Internet of Things Security Policies Still Lagging, Report Finds

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Internet of Thing Security Policies Still Lagging, Report Finds

Internet of things (IoT) security has been a growing concern in recent years, with vulnerabilities continuing to be reported and hackers continuing to launch attacks. IoT security vendor Pwnie Express released its 2018 Internet of Evil Things report on May 16, providing insight from a total of 708 cyber-security professionals around the world. Among the high-level findings in the report is that 85 percent of respondents hold the view that a major attack on critical infrastructure is likely within the next four years. While organizations are aware of IoT risks, the study found that only 23 percent of organizations actually monitor their networks for IoT device threats and barely one-quarter have an IoT security policy. In this slide show, eWEEK looks at some of the highlights of the 2018 Internet of Evil Things report.

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Major Attack on Critical Infrastructure Is Likely

When asked about the likelihood of a major cyber-attack on critical infrastructure, 85 percent of respondents said they expect one inside of the next five years.

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Malware Is Still a Problem

Fifty-nine percent of respondents reported that their organization was attacked with malware in the past year.

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Security Pros Checking Wireless Devices for Infections Less

Pwnie Express found that in 2018, respondents on average were checking their wireless devices for malicious infections less frequently than they did in 2017.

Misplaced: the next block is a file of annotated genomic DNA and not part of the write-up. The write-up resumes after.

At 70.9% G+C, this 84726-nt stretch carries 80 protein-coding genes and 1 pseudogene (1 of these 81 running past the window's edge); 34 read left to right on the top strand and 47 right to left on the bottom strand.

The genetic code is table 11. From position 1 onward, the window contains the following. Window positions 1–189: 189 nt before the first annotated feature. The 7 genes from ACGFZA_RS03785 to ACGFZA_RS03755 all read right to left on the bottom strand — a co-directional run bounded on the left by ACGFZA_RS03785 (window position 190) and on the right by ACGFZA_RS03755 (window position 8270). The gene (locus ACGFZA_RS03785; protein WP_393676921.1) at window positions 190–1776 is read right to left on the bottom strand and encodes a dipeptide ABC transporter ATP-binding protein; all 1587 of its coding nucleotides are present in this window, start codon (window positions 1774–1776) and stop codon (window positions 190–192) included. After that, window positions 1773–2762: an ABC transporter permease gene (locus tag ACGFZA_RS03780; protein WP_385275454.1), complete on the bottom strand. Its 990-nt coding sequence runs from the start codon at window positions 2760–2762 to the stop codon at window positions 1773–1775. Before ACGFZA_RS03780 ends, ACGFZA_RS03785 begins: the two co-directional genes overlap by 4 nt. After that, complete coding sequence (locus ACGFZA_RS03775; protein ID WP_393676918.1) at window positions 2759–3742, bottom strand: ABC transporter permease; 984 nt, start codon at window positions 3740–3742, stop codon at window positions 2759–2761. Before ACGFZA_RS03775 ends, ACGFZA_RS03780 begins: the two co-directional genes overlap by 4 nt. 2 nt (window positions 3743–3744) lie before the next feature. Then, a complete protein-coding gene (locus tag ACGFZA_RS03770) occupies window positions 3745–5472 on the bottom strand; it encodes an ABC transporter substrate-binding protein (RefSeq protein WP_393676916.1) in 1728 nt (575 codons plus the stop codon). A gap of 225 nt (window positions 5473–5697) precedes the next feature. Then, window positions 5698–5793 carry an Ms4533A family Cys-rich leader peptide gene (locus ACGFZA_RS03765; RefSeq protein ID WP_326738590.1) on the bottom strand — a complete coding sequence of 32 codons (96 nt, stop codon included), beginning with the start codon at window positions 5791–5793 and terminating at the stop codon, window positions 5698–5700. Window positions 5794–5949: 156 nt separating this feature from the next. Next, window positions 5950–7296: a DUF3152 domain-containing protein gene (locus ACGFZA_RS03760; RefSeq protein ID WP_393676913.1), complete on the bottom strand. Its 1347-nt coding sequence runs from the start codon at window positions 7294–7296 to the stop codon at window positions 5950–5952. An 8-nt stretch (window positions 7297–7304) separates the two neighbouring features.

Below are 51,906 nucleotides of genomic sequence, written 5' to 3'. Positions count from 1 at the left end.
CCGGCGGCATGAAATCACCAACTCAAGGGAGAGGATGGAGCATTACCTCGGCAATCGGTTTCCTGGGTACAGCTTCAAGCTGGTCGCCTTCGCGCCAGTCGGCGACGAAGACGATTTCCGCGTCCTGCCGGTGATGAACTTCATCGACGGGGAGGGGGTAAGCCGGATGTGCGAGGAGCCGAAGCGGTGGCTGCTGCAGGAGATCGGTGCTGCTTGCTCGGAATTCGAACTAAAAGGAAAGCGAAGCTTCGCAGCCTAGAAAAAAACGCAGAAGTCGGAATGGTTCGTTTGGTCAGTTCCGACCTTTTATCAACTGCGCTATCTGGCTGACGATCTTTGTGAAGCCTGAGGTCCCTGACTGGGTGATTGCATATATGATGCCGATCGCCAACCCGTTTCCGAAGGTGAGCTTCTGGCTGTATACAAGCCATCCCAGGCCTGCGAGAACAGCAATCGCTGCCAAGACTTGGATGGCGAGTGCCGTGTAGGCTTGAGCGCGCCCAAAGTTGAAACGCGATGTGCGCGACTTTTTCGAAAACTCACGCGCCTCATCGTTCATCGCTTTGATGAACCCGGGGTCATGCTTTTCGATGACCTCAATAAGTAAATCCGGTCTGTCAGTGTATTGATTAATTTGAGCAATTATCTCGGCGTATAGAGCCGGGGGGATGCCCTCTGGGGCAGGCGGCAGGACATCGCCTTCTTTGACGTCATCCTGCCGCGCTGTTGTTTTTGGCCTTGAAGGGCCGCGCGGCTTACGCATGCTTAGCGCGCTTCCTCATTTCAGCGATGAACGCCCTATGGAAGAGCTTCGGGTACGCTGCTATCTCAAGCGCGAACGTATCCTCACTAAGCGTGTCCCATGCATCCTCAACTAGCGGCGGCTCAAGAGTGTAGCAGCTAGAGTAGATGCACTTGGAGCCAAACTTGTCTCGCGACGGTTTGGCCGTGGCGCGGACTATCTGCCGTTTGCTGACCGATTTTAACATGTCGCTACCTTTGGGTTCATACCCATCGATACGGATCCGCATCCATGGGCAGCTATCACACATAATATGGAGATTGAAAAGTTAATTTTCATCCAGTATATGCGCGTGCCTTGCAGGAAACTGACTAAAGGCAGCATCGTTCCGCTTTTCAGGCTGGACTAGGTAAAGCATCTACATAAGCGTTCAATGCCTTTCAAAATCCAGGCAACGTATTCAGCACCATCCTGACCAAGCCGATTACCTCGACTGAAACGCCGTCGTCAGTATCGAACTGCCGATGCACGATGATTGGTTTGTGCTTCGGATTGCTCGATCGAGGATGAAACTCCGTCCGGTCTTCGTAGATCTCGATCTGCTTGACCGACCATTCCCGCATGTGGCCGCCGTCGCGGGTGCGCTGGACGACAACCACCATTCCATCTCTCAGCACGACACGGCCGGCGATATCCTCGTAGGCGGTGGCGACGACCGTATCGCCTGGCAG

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Cyber-Attacks Impact Brand Perception

There are multiple effects that a cyber-attack can have on an organization. The Pwnie Express study found that negative brand perception, damaging an organization's reputation, is a primary impact.

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IoT Security Policies Are Lacking

While 75 percent of respondents said they have some form of security policies in place for IT devices, when it comes to IoT devices the numbers are much smaller. For industrial IoT, only 29 percent said they have a policy; for consumer IoT, the number was even lower at only 27 percent.

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Who Is Responsible for IoT Security?

When asked who is most responsible for connected device security, 61 percent said IT security and only 13 percent said the device manufacturer.

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Government Regulation Needed

Although most respondents said IT security is most responsible for IoT security, 39 percent agreed with the notion that the government should regulate security standards for IoT devices.

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Crypto-Mining Malware Tops Check Point List of Top Cyber-Threats

Crypto-currency mining malware that aims to hijack the processing power of large scale corporate computing systems holds the top spot in Check Point Software’s list of top malware threats.